Hero of the Week: A Glimmer of Hope

Updated: November 24, 2012

By Jack Mandaville

About two weeks ago I was walking out of a convenience store and witnessed a kid, who looked to be about twelve or so, walk headfirst into the door while he had his head deep in his fancy iPhone contraption. Not only that, but then the little bastard looks up and mean mugs the door like it was the fuckin’ door’s fault. I don’t have any children, myself. So, after my laughter subsided, I came to the unsettling realization that I detest the majority of America’s youth.

But after reading an article submitted by RU fan Dan M. about our latest “Heroes of the Week” subjects, I can honestly say my faith in the future of this country has been restored.

Before we get into the actions of these two young heroes, I want to give you a brief background about another one. His name was Private First Class Charles George, a Cherokee Indian from and a member of the Army’s 45th Infantry Division, who was awarded the Medal of Honor for his actions near Songnae-dong, Korea on November 30, 1952.

Here’s an excerpt from his MoH citation:

[quote]”Throughout the advance, he fought valiantly and, upon reaching the crest of the hill, leaped into the trenches and closed with the enemy in hand-to-hand combat. When friendly troops were ordered to move back upon completion of the assignment, he and 2 comrades remained to cover the withdrawal. While in the process of leaving the trenches a hostile soldier hurled a grenade into their midst. Pfc. George shouted a warning to 1 comrade, pushed the other soldier out of danger, and, with full knowledge of the consequences, unhesitatingly threw himself upon the grenade, absorbing the full blast of the explosion. Although seriously wounded in this display of valor, he refrained from any outcry which would divulge the position of his companions. The 2 soldiers evacuated him to the forward aid station and shortly thereafter he succumbed to his wound.”[/quote]

If the Rhino Den had been around in 1952, this man would have definitely been featured as a Hero/Badass of the Week… but Al Gore was only four and hadn’t come close to inventing the internet yet.

Sixty years later, the heartfelt actions of two young New York boys helped preserve the sacrifices of PFC George and reminded us that our country is still pumping out quality individuals.

Michael Mazzariello of Wallkill, NY takes his two sons—Michael, 11, and Mauro, 8—to go buy GI Joes every time they do well in school. During a visit to a local antique shop, the two boys found themselves digging through a bin of collectibles when they located a Bronze Star, Purple Heart, and Army Good Conduct Medal, all with the same name attached to it: Charles George. The three awards were estimated to be around $800 dollars by the store’s owner—because of their good condition.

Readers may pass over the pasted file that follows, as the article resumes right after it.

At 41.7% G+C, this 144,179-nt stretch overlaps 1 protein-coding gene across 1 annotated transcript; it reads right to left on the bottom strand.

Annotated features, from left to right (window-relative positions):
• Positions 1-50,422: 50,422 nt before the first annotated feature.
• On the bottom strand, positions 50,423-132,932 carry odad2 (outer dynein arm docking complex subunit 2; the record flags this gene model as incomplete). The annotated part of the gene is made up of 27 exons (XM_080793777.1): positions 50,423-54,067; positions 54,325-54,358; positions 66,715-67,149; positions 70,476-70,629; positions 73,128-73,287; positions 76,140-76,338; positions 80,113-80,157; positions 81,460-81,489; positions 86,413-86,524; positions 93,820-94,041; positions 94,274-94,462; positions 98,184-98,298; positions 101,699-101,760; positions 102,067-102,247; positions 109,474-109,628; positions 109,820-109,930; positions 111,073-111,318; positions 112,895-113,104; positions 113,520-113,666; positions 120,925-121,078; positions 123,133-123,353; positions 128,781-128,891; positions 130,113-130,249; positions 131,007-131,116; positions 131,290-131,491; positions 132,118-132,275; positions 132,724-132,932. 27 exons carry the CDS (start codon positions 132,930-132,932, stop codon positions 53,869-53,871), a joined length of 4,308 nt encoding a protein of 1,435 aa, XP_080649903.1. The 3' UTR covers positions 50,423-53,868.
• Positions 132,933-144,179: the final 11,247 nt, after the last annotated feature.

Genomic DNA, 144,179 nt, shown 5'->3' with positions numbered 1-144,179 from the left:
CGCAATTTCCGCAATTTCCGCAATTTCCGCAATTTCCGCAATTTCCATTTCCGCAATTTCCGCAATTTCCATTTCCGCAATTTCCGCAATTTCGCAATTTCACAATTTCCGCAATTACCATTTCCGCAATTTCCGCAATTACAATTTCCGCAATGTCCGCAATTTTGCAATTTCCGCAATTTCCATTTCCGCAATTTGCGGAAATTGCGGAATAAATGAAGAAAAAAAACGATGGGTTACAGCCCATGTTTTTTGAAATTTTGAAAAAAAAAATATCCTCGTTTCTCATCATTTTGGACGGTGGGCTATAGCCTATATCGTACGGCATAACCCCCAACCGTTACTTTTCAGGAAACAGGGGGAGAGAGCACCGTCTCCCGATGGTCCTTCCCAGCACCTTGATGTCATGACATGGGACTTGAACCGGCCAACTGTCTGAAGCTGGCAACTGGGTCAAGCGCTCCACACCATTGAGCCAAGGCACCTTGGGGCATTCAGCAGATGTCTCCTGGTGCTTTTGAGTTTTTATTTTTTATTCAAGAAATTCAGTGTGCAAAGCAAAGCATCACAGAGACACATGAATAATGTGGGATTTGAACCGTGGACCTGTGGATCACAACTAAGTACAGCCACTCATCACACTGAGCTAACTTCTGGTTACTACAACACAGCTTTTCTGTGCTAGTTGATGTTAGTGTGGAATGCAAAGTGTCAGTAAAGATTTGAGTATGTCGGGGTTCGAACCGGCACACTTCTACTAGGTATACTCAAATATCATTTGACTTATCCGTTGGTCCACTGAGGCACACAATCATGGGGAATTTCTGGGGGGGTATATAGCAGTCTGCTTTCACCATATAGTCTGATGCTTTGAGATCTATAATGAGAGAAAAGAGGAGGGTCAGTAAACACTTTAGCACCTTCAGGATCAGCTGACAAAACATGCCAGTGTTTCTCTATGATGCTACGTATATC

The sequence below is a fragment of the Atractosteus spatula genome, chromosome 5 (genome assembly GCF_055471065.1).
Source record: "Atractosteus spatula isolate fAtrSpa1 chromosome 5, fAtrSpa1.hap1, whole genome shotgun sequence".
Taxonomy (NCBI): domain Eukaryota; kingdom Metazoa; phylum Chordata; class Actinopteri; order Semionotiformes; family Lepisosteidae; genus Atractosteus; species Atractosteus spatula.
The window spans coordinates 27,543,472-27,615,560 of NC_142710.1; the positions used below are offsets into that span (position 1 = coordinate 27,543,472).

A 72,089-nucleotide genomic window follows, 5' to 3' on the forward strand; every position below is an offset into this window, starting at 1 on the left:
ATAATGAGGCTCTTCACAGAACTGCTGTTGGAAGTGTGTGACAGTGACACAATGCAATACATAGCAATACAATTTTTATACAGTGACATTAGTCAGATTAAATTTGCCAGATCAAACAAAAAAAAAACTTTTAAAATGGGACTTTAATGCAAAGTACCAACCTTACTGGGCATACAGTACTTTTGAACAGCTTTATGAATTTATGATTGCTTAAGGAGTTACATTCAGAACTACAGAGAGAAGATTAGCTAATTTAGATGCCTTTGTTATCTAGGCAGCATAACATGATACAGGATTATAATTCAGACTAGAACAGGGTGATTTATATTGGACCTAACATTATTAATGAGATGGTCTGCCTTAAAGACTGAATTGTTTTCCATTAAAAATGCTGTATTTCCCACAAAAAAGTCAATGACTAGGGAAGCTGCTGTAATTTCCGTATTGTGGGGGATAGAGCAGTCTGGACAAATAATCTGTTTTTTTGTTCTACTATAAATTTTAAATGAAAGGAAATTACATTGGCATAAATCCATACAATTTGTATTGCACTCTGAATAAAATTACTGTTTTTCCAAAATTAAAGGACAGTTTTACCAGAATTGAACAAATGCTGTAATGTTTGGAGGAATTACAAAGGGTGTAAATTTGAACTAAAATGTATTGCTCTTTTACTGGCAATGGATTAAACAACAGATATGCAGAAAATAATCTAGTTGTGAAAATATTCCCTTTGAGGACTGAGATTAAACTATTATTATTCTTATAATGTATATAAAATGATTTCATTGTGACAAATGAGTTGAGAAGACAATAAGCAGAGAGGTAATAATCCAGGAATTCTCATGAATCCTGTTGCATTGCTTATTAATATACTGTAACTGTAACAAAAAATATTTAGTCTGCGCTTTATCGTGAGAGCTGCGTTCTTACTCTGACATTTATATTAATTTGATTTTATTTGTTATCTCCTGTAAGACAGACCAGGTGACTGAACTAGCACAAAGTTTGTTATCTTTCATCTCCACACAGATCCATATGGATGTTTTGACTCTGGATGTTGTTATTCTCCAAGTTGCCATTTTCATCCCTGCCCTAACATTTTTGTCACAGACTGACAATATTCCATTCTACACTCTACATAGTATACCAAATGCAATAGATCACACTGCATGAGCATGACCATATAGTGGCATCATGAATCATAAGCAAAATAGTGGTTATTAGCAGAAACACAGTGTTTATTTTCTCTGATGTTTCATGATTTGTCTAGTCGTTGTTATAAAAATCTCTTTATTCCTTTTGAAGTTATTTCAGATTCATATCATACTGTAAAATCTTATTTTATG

How the medals of a man who grew up hundreds of miles away from these boys ended up in New York is anyone’s guess. But upon the discovery, these two pint-sized heroes made it their personal mission to locate the rightful owner/heirs of these treasures. (Thanks to the store owner agreeing to let the children have the medals on the condition they find the original owner.)

We all know the fate of the original owner. However, after a utilizing YouTube, Veterans groups and numerous state senators, the boys were able to hand the medals over to George’s surviving family members during a recent Veterans Day ceremony.

“It was the most satisfying moment of my life, to finally give the medals back to them,” said little Michael in an interview with ABC News.

In a nation where our youth are increasingly being bombarded with the idea that self-preservation and indulgent behavior is more beneficial than self-sacrifice and a sense of higher duty, I can honestly say I am in awe of what these young men did. This not only speaks highly of them as individuals, but it also gives us hope that there are leaders of an upcoming generation who will carry the same torch that Charles George did.

“I want to be a doctor for the military so I can help fix them,” added Michael.

Not only is that one of the cutest things I’ve ever read, but it’s one of the most badass. That’s why Michael and his brother Mauro have been made the Rhino Den’s Heroes of the Week. Good on ya, boys. GOOOOOOO JOE!





  1. Oly

    November 24, 2012 at 10:58 am

    Awesome job kids!

    A true ray of hope!

    A big “THANK YOU” from a Retired USAF Master Sergeant!

  2. Sgt. Stringcheese

    November 24, 2012 at 11:16 am

    Just remember, regardless of what the media says or portrays, there are still many more great young Americans than douchebags. The two current conflicts reinforce this.
    The loud, whiney, OWS types get hype the while the rest soldier on…..
    Great job young men, know go to the nearest OWS event and kick one in the nuts.

  3. DJ Wood

    November 24, 2012 at 11:33 am

    Outstanding! Two squared away young men.

  4. Navy Son CVE-26

    November 30, 2012 at 7:15 pm

    Outstanding post. I can only imagine how gratified the family was to have received those medals….the two young men are a reflection of their father’ commitment to ALWAYS DO WHAT IS RIGHT! Not what’s expedient, what puts ME in first place, what brings attention to ME….but purpose and dedication beyond the individual….

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